Before I set out on my Pyrenees adventure I knew that I was going to have to face my fears in whatsoever form they presented themselves. Alone, exposed at 2,500 meters there would be no hiding place.

As is so often is the case they tended to arrive in the most peculiar of ways! For some reason I’ve always been frightened of cows (and bulls come to that) – they’re just so ..well big and there are always stories about people being trampled on when they are calves about …… in June/July when I was there! The first few days passed without too much incident, on the cow front anyway and, when I did come across them, there was a state of armed neutrality where I would be able to make a small detour thus allowing both parties to save face. But inevitably there came a time when I had to front up. I had been climbing for several hours and had passed field after field before following a narrow track which contoured along the side of the hill with a barbed wire fence one side and a heavy thicket and a very steep drop the other.

I rounded a bend and there my worst fears were realised, perhaps 10 – 15 cows with calves milling around a long water trough. I weighed up my options – to walk through them … I don’t think so! To turn back and try and find another path further up … a non-starter, I was already tired and it wasn’t even midday and I just couldn’t afford the time to tag another 3 or 4 miles on to what was already going to be a long day. The thicket to the right of the path was dense and that coupled with a very steep drop left me with no alternative but to climb over the barbed wire fence and try and find a way through the brush and brambles and then re-join the track when I was safely past them.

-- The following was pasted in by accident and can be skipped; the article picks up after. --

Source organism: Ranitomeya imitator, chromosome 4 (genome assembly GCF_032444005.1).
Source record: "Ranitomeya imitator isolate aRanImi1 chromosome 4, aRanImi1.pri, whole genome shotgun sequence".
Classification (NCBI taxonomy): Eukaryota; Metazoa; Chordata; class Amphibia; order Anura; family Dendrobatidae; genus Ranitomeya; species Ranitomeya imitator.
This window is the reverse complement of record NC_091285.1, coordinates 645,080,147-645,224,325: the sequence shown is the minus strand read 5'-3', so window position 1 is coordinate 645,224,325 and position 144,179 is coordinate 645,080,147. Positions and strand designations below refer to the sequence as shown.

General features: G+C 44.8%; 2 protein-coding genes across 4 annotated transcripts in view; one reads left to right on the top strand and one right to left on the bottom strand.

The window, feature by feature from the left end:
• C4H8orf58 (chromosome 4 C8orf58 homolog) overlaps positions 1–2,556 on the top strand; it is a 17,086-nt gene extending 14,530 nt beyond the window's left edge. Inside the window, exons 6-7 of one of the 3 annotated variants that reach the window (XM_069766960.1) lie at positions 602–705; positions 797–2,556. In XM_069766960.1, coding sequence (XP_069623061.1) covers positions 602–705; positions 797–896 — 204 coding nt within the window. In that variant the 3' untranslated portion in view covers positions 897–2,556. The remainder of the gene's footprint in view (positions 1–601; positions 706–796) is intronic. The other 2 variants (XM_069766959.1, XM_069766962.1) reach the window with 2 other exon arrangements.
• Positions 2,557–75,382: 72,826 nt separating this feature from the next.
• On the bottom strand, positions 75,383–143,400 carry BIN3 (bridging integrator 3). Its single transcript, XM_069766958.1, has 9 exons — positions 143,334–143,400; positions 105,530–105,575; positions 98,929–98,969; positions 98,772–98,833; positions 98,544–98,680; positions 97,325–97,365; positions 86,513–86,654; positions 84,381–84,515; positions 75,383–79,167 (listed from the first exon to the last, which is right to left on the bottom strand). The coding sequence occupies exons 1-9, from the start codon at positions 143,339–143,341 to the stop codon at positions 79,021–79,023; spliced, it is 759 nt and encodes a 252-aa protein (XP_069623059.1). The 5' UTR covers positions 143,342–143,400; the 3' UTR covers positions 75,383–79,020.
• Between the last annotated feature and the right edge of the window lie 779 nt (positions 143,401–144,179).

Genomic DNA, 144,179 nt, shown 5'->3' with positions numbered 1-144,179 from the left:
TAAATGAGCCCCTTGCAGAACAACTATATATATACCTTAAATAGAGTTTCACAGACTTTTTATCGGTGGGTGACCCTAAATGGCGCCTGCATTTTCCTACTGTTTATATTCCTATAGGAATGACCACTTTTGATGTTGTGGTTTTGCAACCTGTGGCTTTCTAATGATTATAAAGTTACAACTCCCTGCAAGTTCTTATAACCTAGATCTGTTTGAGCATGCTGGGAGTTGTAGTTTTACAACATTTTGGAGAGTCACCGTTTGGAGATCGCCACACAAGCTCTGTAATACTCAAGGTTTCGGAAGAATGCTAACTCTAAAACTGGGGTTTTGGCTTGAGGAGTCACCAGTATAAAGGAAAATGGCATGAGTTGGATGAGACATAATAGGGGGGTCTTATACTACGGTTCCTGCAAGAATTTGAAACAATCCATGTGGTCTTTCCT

The cows stared at me in disbelief as I perched precariously on top of the barb wire fence and launched myself into the brambles the other side. I slid along the fence feeling my legs and arms being caressed by the thorns and nettles but I finally found myself, grazed and battered a few feet past the cows with a potential crossing point back on to the path using the side of the water trough. I took a leap of faith and somehow found my footing on the side of the water trough, one foot went in but I found purchase with the other and jumped onto the path in one seamless movement, running as fast as I could away from the somewhat startled cows. After 50 metres I turned back to see that the cows hadn’t moved an inch but I still like to think that I brightened their day and that they will remember the fence jumping, bramble negotiating, trough walker who came to visit them that day.

As for me? Well that was just one of my many encounters with the cows on that trip but by the end, whether trough tiredness or familiarity we both accepted each other and I was allowed as a visitor to their paths and fields!

Coming soon – Moving Mountains the book.